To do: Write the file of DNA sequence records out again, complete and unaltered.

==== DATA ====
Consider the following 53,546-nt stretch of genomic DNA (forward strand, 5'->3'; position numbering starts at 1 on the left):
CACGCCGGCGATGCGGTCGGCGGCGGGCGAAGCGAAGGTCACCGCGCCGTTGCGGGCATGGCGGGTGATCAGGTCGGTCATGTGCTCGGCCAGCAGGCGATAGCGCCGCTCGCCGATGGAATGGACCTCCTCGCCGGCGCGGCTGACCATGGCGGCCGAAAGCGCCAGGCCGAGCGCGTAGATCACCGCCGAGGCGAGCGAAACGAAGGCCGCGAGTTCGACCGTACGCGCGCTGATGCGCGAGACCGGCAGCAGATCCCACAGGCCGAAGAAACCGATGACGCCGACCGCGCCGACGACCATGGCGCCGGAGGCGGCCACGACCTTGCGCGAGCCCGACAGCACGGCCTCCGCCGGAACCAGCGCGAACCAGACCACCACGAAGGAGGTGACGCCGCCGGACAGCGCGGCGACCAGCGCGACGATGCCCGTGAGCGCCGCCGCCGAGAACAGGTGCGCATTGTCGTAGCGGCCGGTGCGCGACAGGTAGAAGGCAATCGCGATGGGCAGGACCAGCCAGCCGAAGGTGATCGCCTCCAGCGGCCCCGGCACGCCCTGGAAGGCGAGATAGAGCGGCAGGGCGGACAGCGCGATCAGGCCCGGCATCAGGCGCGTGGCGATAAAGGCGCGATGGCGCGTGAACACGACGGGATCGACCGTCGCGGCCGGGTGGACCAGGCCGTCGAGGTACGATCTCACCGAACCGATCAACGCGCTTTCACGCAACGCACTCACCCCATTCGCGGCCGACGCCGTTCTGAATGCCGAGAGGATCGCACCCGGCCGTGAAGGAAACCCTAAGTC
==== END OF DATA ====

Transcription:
Consider the following 53,546-nt stretch of genomic DNA (forward strand, 5'->3'; position numbering starts at 1 on the left):
CACGCCGGCGATGCGGTCGGCGGCGGGCGAAGCGAAGGTCACCGCGCCGTTGCGGGCATGGCGGGTGATCAGGTCGGTCATGTGCTCGGCCAGCAGGCGATAGCGCCGCTCGCCGATGGAATGGACCTCCTCGCCGGCGCGGCTGACCATGGCGGCCGAAAGCGCCAGGCCGAGCGCGTAGATCACCGCCGAGGCGAGCGAAACGAAGGCCGCGAGTTCGACCGTACGCGCGCTGATGCGCGAGACCGGCAGCAGATCCCACAGGCCGAAGAAACCGATGACGCCGACCGCGCCGACGACCATGGCGCCGGAGGCGGCCACGACCTTGCGCGAGCCCGACAGCACGGCCTCCGCCGGAACCAGCGCGAACCAGACCACCACGAAGGAGGTGACGCCGCCGGACAGCGCGGCGACCAGCGCGACGATGCCCGTGAGCGCCGCCGCCGAGAACAGGTGCGCATTGTCGTAGCGGCCGGTGCGCGACAGGTAGAAGGCAATCGCGATGGGCAGGACCAGCCAGCCGAAGGTGATCGCCTCCAGCGGCCCCGGCACGCCCTGGAAGGCGAGATAGAGCGGCAGGGCGGACAGCGCGATCAGGCCCGGCATCAGGCGCGTGGCGATAAAGGCGCGATGGCGCGTGAACACGACGGGATCGACCGTCGCGGCCGGGTGGACCAGGCCGTCGAGGTACGATCTCACCGAACCGATCAACGCGCTTTCACGCAACGCACTCACCCCATTCGCGGCCGACGCCGTTCTGAATGCCGAGAGGATCGCACCCGGCCGTGAAGGAAACCCTAAGTC